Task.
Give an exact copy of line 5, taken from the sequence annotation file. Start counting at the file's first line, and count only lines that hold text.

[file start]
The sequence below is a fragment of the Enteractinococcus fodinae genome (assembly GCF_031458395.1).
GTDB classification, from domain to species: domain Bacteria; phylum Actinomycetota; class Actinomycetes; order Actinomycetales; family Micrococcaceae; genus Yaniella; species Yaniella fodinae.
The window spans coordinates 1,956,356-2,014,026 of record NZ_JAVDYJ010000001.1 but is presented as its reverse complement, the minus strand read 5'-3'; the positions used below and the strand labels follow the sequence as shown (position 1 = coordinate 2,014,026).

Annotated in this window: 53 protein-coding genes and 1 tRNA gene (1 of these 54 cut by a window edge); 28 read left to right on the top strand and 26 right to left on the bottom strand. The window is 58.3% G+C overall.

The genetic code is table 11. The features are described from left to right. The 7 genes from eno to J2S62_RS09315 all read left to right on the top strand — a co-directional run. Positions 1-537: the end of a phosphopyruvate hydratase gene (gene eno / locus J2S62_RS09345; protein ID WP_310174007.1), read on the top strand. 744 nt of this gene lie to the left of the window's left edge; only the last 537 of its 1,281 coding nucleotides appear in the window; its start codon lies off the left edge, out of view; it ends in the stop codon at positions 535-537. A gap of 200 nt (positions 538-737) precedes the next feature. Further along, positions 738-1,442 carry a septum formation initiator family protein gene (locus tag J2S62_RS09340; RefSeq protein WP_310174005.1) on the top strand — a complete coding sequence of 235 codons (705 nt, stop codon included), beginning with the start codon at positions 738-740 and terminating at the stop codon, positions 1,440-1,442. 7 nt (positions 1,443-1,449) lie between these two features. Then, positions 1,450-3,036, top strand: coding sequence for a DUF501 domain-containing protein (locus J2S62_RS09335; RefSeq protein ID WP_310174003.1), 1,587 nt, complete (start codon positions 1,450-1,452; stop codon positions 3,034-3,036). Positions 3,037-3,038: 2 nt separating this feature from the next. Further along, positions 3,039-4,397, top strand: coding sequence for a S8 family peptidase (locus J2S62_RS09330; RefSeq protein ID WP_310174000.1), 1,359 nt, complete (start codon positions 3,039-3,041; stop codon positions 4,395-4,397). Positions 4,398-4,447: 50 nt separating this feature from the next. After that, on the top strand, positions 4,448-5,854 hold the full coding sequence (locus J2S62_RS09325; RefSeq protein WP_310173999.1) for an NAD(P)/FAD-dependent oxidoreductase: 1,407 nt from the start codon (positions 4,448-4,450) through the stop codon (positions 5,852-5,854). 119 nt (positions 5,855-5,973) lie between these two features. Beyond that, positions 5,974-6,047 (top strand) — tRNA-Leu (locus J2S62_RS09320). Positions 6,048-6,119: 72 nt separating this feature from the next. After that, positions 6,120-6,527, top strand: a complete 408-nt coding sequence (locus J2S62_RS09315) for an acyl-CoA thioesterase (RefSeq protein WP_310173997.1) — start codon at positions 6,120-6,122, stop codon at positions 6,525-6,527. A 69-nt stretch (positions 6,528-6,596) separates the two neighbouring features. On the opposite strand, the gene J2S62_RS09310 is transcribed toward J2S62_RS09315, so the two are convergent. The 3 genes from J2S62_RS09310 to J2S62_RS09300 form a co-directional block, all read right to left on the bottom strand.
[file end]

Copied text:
The genetic code is table 11. The features are described from left to right. The 7 genes from eno to J2S62_RS09315 all read left to right on the top strand — a co-directional run. Positions 1-537: the end of a phosphopyruvate hydratase gene (gene eno / locus J2S62_RS09345; protein ID WP_310174007.1), read on the top strand. 744 nt of this gene lie to the left of the window's left edge; only the last 537 of its 1,281 coding nucleotides appear in the window; its start codon lies off the left edge, out of view; it ends in the stop codon at positions 535-537. A gap of 200 nt (positions 538-737) precedes the next feature. Further along, positions 738-1,442 carry a septum formation initiator family protein gene (locus tag J2S62_RS09340; RefSeq protein WP_310174005.1) on the top strand — a complete coding sequence of 235 codons (705 nt, stop codon included), beginning with the start codon at positions 738-740 and terminating at the stop codon, positions 1,440-1,442. 7 nt (positions 1,443-1,449) lie between these two features. Then, positions 1,450-3,036, top strand: coding sequence for a DUF501 domain-containing protein (locus J2S62_RS09335; RefSeq protein ID WP_310174003.1), 1,587 nt, complete (start codon positions 1,450-1,452; stop codon positions 3,034-3,036). Positions 3,037-3,038: 2 nt separating this feature from the next. Further along, positions 3,039-4,397, top strand: coding sequence for a S8 family peptidase (locus J2S62_RS09330; RefSeq protein ID WP_310174000.1), 1,359 nt, complete (start codon positions 3,039-3,041; stop codon positions 4,395-4,397). Positions 4,398-4,447: 50 nt separating this feature from the next. After that, on the top strand, positions 4,448-5,854 hold the full coding sequence (locus J2S62_RS09325; RefSeq protein WP_310173999.1) for an NAD(P)/FAD-dependent oxidoreductase: 1,407 nt from the start codon (positions 4,448-4,450) through the stop codon (positions 5,852-5,854). 119 nt (positions 5,855-5,973) lie between these two features. Beyond that, positions 5,974-6,047 (top strand) — tRNA-Leu (locus J2S62_RS09320). Positions 6,048-6,119: 72 nt separating this feature from the next. After that, positions 6,120-6,527, top strand: a complete 408-nt coding sequence (locus J2S62_RS09315) for an acyl-CoA thioesterase (RefSeq protein WP_310173997.1) — start codon at positions 6,120-6,122, stop codon at positions 6,525-6,527. A 69-nt stretch (positions 6,528-6,596) separates the two neighbouring features. On the opposite strand, the gene J2S62_RS09310 is transcribed toward J2S62_RS09315, so the two are convergent. The 3 genes from J2S62_RS09310 to J2S62_RS09300 form a co-directional block, all read right to left on the bottom strand.